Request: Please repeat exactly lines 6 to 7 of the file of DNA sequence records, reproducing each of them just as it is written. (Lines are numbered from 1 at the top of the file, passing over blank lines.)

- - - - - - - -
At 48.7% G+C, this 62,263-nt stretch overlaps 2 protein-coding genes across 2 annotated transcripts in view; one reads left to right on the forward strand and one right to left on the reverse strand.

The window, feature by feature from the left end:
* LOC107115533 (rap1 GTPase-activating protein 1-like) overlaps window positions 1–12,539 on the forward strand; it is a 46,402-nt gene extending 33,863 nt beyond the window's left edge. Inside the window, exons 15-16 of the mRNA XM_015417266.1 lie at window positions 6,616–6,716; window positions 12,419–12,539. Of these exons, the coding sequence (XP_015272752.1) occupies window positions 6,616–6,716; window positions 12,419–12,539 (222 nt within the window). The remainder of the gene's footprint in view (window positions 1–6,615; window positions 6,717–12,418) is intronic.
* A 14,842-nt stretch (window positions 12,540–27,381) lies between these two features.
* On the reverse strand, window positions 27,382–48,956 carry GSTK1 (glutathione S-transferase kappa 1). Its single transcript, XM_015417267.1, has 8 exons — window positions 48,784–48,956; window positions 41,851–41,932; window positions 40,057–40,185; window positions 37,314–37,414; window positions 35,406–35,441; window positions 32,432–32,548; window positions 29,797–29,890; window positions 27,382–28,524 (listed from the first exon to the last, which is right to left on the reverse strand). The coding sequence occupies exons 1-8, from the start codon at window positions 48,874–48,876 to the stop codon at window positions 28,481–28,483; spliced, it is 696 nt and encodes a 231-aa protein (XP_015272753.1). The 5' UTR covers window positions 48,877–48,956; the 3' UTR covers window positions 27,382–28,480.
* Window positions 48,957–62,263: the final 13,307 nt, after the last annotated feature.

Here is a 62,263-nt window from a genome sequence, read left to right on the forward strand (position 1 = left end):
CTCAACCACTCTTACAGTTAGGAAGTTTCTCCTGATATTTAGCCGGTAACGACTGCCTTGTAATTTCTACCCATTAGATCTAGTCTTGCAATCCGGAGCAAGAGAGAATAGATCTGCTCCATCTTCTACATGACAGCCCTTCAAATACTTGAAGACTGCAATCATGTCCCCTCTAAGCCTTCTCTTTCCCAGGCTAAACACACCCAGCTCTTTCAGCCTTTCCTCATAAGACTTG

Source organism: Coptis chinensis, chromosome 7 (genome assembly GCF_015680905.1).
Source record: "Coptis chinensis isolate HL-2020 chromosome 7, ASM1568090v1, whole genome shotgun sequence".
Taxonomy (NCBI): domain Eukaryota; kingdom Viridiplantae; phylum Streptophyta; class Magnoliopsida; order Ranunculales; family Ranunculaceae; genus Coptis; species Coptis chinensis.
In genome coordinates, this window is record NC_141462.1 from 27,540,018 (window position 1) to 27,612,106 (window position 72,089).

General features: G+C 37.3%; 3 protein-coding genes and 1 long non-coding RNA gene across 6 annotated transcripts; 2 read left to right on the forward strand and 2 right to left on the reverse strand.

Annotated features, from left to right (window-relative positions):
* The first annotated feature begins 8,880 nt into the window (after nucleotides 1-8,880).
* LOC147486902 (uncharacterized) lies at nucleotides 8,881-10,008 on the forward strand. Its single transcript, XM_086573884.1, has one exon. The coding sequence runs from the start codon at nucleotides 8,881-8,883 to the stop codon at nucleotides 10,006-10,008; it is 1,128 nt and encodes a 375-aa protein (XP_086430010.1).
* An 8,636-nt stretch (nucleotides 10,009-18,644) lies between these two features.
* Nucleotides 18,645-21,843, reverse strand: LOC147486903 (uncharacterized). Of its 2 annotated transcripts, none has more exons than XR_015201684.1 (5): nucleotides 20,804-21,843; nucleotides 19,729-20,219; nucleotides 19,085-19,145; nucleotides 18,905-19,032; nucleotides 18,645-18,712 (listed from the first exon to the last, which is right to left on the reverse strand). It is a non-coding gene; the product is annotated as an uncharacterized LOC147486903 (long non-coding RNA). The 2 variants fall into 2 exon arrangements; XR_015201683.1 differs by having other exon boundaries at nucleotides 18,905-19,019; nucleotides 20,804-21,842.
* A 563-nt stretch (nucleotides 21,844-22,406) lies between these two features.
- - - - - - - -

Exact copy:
* Window positions 48,957–62,263: the final 13,307 nt, after the last annotated feature.

Here is a 62,263-nt window from a genome sequence, read left to right on the forward strand (position 1 = left end):